When state legislators gather in Indianapolis, they do a lot more than just dole out money to schools and set tax rates, although those may be the things you hear about the most.
Helping businesses, prompting job growth and providing relief to school districts were all goals that the Republican Caucus set for this legislative session.
Thankfully, we accomplished them.
By fostering a business-friendly atmosphere, we're not just encouraging business owners to hire back workers.
We're also tempting other, currently out-of-state companies to consider relocating or consolidating here, which can open up hundreds of jobs at one time in a particular community.
For example, Indiana provides a tax credit for businesses which retain jobs called EDGE. Previously, a business had to employ at least 35 employees in order to qualify; this year, we repealed that provision, opening up the incentive to smaller businesses.
At the beginning of session, Republicans put job creation and Indiana businesses at the top of our agenda.
Senate Enrolled Act 23 did what we set out to do by repealing the biggest business/employer tax increase Indiana has ever seen, which would have upped unemployment insurance taxes on nearly 80,000 small, medium and larger employers by more than $700 million statewide over the next two years.
This tax increase had passed last year without the support of a single Republican. We have worked hard this year to get it repealed so that businesses can remain successful.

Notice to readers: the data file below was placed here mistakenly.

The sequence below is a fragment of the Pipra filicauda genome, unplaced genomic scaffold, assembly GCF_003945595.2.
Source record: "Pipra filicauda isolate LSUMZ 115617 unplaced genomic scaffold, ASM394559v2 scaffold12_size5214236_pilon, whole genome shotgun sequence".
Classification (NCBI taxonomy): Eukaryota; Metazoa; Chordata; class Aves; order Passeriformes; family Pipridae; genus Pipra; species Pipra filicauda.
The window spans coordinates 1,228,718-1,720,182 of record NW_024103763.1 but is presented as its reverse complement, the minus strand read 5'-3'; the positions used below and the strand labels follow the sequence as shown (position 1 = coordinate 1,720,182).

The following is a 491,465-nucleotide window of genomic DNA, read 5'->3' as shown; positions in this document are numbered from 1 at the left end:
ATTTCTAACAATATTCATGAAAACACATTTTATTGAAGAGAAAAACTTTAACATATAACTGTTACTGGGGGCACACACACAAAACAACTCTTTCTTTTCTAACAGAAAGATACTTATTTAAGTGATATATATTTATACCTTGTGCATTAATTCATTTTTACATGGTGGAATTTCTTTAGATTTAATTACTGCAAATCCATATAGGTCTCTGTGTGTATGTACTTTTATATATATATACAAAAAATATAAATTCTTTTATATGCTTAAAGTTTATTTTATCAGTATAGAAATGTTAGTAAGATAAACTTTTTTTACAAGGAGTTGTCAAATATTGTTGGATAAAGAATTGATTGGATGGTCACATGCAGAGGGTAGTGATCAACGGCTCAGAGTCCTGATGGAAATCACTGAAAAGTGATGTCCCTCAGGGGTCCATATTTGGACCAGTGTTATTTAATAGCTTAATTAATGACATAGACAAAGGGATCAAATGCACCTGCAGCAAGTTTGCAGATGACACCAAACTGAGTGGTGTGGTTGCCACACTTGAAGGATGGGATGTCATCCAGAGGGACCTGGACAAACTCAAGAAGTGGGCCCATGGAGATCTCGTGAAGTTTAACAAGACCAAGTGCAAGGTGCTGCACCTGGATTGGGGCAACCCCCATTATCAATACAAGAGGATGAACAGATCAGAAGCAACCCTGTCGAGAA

In the process, we protected over 2 million Hoosiers jobs.
Although the tax increase was repealed, the final product was not everything we hoped it would be.
The majority party added an amendment that removes the requirement for an individual to continue their job search in order to receive unemployment.
To me, it seems appropriate for someone who is actively searching for a job to be granted support from the state, but the majority party did not agree.
Another part of the Republican agenda for 2010 was to assist school districts and protect the jobs of teachers in Indiana.
House Enrolled Act 1367 allows schools to transfer up to 10 percent of their maximum Capital Projects Fund levy. For schools that give pay raises to any employees this year, as other state employees have had to go without for the last two years, they will be allowed to move another 5 percent.
The idea is that by allowing schools to shuffle money out of funds which were previously locked down, it's like giving them more money- without raising taxes.
My Republican colleagues and I specifically pushed to protect teachers' jobs during this process, and only allow schools to reallocate these funds if they promised not to lay off teachers. The majority, however, shot down every such amendment we offered.
Despite that set back, I think HEA 1367 will help school districts use what funds they have so our children's education will not suffer.
In the next couple of weeks, I'll give you the insider view on several other bills passed this year which will have a significant effect on your daily life, and I'll also give you the scoop on several measures which didn't pass.
If you have questions about the bills I've mentioned today, or would like to share what you think, please feel free to contact me at the Statehouse toll-free at 1-800-382-9841, directly at 317-234-3825 or by email email@example.com.